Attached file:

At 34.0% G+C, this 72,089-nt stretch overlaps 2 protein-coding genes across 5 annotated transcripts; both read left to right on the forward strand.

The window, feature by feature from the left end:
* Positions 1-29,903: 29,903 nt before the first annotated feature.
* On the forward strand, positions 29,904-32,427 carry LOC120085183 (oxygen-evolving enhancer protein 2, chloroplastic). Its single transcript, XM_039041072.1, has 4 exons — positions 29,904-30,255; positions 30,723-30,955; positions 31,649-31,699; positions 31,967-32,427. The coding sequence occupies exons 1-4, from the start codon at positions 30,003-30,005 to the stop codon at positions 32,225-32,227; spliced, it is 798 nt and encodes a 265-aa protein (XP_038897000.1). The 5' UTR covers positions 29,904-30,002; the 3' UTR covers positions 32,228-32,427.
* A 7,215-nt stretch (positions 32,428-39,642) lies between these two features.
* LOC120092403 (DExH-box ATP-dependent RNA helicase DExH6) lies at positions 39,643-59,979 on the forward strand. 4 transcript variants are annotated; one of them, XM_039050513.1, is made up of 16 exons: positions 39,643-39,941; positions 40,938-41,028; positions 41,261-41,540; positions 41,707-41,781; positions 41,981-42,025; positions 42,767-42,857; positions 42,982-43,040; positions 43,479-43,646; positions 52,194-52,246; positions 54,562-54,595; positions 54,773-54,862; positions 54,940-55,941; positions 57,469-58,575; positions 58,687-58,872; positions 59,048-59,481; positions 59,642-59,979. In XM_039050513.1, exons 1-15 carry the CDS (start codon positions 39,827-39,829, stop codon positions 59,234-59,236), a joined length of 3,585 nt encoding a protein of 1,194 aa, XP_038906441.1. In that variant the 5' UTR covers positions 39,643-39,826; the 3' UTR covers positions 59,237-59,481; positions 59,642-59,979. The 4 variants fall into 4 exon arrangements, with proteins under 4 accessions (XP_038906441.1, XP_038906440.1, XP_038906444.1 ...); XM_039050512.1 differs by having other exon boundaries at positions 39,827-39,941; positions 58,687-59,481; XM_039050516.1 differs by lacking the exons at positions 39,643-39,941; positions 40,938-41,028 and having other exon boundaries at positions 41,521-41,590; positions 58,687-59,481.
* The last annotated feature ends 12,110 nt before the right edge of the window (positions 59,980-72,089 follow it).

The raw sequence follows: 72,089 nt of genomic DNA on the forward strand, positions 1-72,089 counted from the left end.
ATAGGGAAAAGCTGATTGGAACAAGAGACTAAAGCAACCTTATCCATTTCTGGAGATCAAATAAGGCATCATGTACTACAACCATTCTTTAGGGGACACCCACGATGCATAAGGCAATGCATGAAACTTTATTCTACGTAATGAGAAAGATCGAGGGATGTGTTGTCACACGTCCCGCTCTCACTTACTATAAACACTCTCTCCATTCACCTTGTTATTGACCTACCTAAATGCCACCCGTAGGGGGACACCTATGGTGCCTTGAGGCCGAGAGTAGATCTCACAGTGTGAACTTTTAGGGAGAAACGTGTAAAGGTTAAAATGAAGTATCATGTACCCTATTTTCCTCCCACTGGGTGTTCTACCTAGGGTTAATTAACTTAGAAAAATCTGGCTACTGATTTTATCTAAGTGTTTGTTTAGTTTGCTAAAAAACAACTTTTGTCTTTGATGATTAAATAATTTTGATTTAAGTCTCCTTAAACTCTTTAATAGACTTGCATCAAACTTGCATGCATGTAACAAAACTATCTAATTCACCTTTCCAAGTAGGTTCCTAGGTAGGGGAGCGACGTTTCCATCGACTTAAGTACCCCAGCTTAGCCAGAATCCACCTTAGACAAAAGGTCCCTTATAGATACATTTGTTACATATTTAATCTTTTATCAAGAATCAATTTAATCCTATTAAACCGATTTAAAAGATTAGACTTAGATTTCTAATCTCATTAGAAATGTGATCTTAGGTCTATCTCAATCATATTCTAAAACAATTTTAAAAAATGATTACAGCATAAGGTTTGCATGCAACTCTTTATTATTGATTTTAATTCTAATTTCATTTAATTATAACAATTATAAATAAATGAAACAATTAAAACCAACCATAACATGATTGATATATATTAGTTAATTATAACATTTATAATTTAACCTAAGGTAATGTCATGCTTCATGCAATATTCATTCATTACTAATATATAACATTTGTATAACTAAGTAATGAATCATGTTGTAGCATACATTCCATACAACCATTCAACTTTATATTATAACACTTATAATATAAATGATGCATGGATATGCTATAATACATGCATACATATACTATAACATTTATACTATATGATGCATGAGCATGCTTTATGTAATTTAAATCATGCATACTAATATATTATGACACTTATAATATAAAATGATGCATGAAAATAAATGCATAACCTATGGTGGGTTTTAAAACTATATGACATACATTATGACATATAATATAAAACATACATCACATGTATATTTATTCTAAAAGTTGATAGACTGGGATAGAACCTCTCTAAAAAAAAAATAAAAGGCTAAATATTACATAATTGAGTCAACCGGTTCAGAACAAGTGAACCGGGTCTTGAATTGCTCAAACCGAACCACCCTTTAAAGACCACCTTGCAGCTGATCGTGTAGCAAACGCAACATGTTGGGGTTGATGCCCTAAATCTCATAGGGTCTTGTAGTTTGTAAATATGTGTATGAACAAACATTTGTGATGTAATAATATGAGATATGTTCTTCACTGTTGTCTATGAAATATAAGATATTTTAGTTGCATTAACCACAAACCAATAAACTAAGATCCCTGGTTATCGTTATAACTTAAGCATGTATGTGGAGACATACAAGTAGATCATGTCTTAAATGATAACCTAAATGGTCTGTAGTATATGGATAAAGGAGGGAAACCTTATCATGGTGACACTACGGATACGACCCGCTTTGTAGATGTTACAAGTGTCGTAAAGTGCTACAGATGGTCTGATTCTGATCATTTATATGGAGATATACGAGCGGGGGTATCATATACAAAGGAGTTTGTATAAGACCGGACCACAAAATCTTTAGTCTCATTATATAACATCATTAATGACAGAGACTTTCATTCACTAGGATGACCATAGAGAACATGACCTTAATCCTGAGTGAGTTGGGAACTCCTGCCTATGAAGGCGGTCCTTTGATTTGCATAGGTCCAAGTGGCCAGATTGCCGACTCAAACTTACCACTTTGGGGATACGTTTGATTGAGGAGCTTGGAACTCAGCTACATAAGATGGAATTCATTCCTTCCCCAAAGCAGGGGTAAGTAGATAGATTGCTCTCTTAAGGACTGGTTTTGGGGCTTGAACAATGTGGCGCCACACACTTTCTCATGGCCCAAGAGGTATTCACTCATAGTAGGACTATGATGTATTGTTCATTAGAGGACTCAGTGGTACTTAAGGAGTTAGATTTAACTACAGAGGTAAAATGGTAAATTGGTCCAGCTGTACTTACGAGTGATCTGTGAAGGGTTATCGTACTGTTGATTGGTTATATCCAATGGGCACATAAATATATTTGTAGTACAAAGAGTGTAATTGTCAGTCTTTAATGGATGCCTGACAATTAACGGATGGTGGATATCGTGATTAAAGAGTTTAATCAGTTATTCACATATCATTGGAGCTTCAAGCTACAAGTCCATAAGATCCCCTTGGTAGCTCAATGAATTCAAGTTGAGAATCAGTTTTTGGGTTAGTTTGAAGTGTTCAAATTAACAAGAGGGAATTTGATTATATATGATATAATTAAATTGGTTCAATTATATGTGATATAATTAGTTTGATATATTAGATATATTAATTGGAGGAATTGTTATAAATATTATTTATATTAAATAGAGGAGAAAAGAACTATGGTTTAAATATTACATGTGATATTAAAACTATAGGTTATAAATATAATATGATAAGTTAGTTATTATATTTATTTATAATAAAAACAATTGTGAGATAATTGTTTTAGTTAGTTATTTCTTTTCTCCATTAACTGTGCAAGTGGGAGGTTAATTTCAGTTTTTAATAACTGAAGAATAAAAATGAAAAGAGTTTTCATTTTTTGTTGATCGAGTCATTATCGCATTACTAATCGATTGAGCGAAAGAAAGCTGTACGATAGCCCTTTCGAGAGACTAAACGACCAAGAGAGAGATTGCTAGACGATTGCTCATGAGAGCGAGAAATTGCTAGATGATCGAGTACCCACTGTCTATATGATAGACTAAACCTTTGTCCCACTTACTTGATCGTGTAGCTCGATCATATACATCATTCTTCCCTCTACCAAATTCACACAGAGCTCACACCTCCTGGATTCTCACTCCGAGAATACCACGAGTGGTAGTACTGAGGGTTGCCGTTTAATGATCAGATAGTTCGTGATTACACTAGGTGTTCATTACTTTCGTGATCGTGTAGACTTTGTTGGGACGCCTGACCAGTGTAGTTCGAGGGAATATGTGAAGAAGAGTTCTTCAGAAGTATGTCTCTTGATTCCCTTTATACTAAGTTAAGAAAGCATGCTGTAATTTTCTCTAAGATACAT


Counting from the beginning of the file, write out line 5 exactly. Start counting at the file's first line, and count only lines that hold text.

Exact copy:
* A 7,215-nt stretch (positions 32,428-39,642) lies between these two features.